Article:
Irish movie ‘Sing Street’ from ‘Once’ director John Carney has been winning rave reviews at festivals and early screenings across the world. It tells the story of a young musician Conor, who sets up a band to try impress a girl with humorous results. Movies Plus met up with rising star Jack Reynor, who plays Conor’s older & wiser brother to talk about his music tastes, his love of Irish film and his appearances in big Hollywood movies like ‘Macbeth’ and ‘Transformers : Age Of Extinction’.
‘Sing Street’ is real change of pace for you after ‘Macbeth’, ‘Transformers: Age of Extinction’ and ‘Glassland’, was that something that appealed to you? Yeah it was lighter… Obviously Brendan is quite a tragic character, and he has a few moments that are quite intense in the film, but historically, my films have been much darker, so I think this was definitely a good opportunity to shoot something that felt good… That felt uplifting and that I didn’t have to reach so deep into hard emotions.
I can imagine films like ‘Glassland’ can be quite isolating in a way…
Yeah it’s tough because you get into the mind frame of a character like that, and then once the film’s over it’s not like you’re trying to shake the role off; you’re trying to shake the psychological grip that it has on you. It does change and alter how you are, when you throw yourself into something like that.
What was it like to work with Ferdia Walsh-Peelo on his first film? Did you give him any advice?
It was nice to be able to introduce Ferdia to things until at that time, at the tender age of 14, that he had not been aware of. Talking to him about music and talking to him about films… Sometimes our conversations that we were having on screen would roll over once we’d cut and we’d just keep talking about what we had been talking about. It was very natural in that sense. Ferdia… This was his first movie; he wasn’t really acting, he was just living it… That obviously lends a massive amount of authenticity to his performance.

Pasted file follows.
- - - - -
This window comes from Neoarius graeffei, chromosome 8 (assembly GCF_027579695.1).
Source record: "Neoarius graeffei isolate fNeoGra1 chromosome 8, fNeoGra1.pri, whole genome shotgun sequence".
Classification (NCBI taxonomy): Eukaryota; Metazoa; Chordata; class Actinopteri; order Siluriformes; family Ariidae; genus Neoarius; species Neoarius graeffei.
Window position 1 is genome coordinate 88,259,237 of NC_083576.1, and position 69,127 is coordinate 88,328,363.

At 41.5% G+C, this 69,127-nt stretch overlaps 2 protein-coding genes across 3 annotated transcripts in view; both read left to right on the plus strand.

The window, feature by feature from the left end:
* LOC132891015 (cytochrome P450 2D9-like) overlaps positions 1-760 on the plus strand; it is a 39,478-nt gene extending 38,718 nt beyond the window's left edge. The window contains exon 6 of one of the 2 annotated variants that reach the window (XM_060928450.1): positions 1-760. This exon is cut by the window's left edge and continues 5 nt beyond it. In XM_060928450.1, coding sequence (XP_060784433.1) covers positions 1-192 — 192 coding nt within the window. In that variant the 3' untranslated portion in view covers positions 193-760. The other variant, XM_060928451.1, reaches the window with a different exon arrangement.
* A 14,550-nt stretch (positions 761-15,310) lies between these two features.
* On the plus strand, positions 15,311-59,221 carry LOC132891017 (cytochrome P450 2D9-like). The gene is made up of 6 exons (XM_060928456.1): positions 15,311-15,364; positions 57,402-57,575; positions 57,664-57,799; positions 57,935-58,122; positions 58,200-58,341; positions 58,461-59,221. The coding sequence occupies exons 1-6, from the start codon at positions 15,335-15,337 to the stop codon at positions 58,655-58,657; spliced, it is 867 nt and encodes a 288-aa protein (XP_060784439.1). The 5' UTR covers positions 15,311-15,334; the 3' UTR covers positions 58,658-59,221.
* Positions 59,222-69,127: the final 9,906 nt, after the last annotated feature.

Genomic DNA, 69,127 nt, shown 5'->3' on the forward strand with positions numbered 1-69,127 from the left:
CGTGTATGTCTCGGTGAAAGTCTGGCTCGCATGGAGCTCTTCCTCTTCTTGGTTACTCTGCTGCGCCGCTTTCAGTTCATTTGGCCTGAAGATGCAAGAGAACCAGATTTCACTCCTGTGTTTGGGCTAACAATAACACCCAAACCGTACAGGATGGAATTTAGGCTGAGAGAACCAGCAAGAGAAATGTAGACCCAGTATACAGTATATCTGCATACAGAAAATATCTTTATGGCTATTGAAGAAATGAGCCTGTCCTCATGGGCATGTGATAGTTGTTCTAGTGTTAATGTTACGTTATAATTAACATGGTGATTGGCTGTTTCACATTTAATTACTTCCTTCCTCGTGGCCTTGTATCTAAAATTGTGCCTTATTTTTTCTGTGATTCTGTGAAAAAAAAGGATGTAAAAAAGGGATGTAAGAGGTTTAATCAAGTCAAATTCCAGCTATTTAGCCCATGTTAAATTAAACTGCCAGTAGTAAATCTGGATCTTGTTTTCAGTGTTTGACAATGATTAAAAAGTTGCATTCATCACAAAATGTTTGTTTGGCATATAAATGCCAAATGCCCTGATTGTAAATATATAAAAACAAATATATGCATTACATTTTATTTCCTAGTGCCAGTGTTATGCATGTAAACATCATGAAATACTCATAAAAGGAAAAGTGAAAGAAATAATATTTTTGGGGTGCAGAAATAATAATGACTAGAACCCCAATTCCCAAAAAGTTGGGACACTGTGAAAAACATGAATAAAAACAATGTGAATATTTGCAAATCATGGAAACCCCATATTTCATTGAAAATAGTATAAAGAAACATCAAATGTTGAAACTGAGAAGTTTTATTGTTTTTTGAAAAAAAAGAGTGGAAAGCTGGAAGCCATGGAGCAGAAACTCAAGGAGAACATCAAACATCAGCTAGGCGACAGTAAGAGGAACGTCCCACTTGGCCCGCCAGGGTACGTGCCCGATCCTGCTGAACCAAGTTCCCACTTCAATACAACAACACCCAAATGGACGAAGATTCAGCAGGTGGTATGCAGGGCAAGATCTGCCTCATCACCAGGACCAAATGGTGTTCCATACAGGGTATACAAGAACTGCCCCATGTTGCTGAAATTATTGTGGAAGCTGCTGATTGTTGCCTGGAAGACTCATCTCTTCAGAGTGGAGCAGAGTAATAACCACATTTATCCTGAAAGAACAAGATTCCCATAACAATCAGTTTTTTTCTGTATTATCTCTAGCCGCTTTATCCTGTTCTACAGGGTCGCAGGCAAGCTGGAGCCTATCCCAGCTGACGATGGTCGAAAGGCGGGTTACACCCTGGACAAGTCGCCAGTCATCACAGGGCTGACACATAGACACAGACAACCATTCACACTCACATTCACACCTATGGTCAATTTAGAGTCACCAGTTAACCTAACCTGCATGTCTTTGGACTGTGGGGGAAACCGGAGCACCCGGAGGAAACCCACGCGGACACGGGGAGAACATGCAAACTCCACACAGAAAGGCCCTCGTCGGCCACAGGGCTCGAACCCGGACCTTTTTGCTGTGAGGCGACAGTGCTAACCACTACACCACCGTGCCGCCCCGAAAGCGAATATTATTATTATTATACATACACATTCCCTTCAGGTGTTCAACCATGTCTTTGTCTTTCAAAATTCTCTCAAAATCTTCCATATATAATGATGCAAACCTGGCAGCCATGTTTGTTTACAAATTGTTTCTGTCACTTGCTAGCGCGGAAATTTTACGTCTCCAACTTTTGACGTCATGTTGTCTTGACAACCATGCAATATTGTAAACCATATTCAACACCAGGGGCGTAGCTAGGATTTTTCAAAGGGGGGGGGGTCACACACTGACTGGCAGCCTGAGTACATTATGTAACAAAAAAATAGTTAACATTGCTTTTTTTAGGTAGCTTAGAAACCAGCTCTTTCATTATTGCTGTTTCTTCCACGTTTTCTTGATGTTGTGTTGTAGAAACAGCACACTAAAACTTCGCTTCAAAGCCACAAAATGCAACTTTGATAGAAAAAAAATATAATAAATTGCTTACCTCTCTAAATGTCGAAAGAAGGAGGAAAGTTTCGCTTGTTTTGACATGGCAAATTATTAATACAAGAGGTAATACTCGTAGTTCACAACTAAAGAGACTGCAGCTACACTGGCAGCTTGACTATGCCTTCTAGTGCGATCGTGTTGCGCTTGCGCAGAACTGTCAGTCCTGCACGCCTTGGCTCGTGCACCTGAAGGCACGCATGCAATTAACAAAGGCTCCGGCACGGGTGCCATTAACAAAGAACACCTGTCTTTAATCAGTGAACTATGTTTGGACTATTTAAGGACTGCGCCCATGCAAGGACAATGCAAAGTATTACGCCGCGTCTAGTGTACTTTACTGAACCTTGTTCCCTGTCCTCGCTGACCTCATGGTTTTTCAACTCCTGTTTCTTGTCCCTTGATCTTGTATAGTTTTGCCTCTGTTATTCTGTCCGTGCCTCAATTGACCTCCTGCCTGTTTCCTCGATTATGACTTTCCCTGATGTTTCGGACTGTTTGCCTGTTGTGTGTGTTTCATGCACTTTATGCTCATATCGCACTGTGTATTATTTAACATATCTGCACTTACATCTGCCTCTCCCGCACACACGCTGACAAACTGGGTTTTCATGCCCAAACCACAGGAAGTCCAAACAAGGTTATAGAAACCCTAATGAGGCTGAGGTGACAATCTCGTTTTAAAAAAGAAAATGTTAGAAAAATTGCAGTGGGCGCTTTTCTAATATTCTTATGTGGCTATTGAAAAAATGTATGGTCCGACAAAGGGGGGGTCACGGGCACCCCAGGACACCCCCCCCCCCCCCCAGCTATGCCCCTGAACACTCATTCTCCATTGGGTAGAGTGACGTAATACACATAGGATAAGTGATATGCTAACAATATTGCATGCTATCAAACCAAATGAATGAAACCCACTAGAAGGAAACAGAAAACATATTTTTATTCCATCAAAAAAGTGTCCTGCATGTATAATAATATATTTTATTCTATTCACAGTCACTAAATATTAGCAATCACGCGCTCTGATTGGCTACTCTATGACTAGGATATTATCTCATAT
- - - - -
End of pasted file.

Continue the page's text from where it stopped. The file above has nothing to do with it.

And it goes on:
Your character is the one giving Ferdia Walsh-Peelo’s character a musical education; telling him which albums to listen to and why. What were you listening to when you were that age?
I was listening to loads of different things; things like The Chemical Brothers and Daft Punk. I was listening to The Prodigy and The Jackson 5… Jeff Buckley… INXS; I always loved INXS, it’s a real guilty pleasure. I always loved Michael Hutchence, he’s such a legend.
Were you disappointed you didn’t get to sing in the film?
No! It literally could not have gone any better for me; I got to be in a musical film that’s going to do really well ‘cos the music is so catchy and I don’t have to play any music. It was brilliant!
The songs in the film are so good and so catchy, did you know that the songs were so good when you were shooting the film?
I wasn’t on set when they were being recorded, but obviously on the set of any John Carney movie you’re going to hear the music being bandied around. Any time I’d see John he’d whip out his phone and he’d play a very bare studio recording of what one of the tracks would be. I knew, even before we were shooting the movie, that the music was going to be solid, it was going to be poppy… I didn’t realise just how catchy it was going to be. Some of the tracks that are in the film… I think he’s onto a winner there.
What do you hope audiences take from the film?
I think it’s going to be different for every audience; every age group is going to respond to the film in a different way. My hope is that people are going to go and sit down and enjoy it, and feel happier walking out of the cinema than when they walked in. That’d be nice, and I think that’s been happening so far.
It’s a very exciting time for Irish film with ‘Room’ and ‘Brooklyn’ nominated for Oscars, and strong films like ‘Sing Street’ still coming out…
I’m really delighted for every one of them; they all deserve it. I think over the last few years we have really changed and evolved as a film industry here, and we have so many interesting new voices in the Irish film industry. It’s the best era we’ve ever had of Irish film.